IRVINE — The Medical Board of California will ask a judge today to shut down the offices of a prominent Irvine plastic surgeon accused of performing a deadly "one-day marathon" of liposuction procedures on a La Habra woman.
William Earle Matory Jr.--a well-known surgeon who has appeared on television talk shows as a cosmetic surgery expert--is "unfit and dangerous" and "must be stopped," according to a complaint filed in Orange County Superior Court by the state attorney general's office.
"We must ensure the safety of the public," said James Kovash, a state medical board investigator. "It doesn't help the victim in this case, of course, but we hope it protects the people who may unknowingly endanger themselves."
Judy Fernandez, 47, bled to death March 17 during an 11-hour procedure that cost $20,000 and involved the suction of about 20 pounds of fat from six parts of her body, according to the complaint.
Matory also performed a mini-face lift, laser skin resurfacing, an eyebrow lift and then injected some of the suctioned fat back into Fernandez's buttocks and calves for reshaping, according to the state's complaint.
Fernandez was encouraged by Matory to have all nine procedures performed at once, offering a discount if she agreed, according to Ruben Fernandez, the dead woman's husband. Matory assured the couple the operation would be safe despite its length, according to court records.
"He said he has performed longer surgeries on 60-year-olds," Ruben Fernandez said in an affidavit filed with the complaint.
Medical Board officials will seek a temporary restraining order today against Matory and his anesthesiologist, Robert Ken Hoo of Huntington Beach.
Hoo's lawyer, Gilbert Jones, denies his client is responsible for Fernandez's death.
"This is a very tragic case, but Dr. Hoo performed acceptably throughout," Jones said. "He feels very bad about the result. It was not of his doing."
Matory, through his attorney Steven D. Hillyard, declined comment Thursday.
The complaint filed in court by Deputy Atty. Gen. Gayle Askren said Matory was ill-prepared for the daylong procedure and continued despite obvious signs that Fernandez was having trouble.
The doctor did not have extra blood at the clinic and failed to type the patient's blood beforehand, according to the state's complaint.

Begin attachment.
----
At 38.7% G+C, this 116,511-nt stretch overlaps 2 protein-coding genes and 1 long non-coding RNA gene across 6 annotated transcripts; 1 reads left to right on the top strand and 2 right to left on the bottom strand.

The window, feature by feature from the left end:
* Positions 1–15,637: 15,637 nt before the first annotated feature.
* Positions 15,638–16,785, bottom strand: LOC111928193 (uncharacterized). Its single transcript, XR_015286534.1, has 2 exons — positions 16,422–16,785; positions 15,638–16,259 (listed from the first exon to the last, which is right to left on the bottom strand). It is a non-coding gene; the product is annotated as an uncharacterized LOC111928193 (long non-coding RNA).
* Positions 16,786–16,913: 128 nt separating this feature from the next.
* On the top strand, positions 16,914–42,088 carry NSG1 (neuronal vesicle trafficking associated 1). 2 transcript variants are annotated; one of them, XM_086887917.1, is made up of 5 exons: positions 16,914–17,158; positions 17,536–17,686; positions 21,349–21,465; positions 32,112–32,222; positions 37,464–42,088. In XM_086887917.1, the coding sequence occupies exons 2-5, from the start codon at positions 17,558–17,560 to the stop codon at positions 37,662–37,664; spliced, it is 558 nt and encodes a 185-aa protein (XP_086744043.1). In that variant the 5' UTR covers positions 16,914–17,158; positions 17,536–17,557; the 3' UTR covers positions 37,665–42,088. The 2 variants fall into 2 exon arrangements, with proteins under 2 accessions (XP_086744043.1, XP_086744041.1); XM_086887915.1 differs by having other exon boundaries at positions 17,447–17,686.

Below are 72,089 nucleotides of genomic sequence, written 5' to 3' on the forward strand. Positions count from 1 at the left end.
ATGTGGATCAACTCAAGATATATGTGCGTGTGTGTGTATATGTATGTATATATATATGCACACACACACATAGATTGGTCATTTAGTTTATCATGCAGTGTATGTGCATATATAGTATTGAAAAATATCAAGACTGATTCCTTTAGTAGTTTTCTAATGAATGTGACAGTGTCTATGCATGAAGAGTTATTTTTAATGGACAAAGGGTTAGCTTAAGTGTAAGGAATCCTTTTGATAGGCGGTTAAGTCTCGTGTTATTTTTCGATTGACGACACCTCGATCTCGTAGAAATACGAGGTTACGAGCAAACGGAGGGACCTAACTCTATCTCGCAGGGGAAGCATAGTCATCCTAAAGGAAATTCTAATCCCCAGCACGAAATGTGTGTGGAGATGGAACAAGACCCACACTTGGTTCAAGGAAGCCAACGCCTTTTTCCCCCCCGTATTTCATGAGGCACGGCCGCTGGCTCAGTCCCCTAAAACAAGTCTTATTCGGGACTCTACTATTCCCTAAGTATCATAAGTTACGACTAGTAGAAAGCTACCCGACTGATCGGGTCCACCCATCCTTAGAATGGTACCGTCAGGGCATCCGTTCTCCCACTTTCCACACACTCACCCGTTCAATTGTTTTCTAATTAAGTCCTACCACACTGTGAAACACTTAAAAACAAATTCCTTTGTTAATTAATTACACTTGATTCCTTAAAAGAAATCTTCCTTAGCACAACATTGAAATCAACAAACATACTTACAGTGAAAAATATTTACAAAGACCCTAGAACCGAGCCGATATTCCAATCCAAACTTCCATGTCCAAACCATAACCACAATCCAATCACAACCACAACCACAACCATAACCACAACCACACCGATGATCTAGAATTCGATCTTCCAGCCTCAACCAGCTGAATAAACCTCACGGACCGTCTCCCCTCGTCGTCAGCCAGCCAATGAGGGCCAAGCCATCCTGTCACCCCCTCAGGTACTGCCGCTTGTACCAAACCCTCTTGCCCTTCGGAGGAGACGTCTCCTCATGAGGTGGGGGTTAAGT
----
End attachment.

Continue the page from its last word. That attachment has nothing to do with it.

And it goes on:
Hoo is accused in the state's complaint of allowing the procedure to continue, failing to closely monitor the patient's vital signs, and agreeing to wait nearly two hours after Fernandez's obvious decline to call an ambulance.
Dr. Jeffrey A. Klein, a San Juan Capistrano dermatologist who has performed several thousand liposuction procedures, said liposuction is safe when performed correctly.
The danger, Klein said, comes when doctors remove excessive quantities of fat, which can cause complications, including severe bleeding in a patient.
Matory received a California medical license in 1981 but only recently began his practice at A New You Plastic Surgery Medical Group on East Yale Loop in Irvine. He has never been disciplined by the Medical Board of California, a spokeswoman said.
The Howard University graduate was sued four times by patients in Massachusetts, where he taught and worked at the UMass Medical Center for 11 years. None of the cases resulted in disciplinary action.
Matory has received acclaim for his research into the definition of beauty in non-whites and has been extensively profiled in the media.
In 1990, the National Medical Assn. established the William E. Matory, M.D. Annual Lecture in his honor, and he has served as president of the Massachusetts Society of Plastic Surgeons.
Some physicians who heard of the case Thursday questioned Matory's medical judgment.
"He was trying to do too much at one time," said Larry Seifert, a California Society of Plastic Surgeons and UCLA faculty member.
Deaths related to plastic surgery are rare. Experts could only recall two other such deaths in Orange County. Both involved women who fell into coma after breast enhancement surgery.
Times correspondent Jeff Kass, librarian Sheila Kern and Associated Press contributed to this report.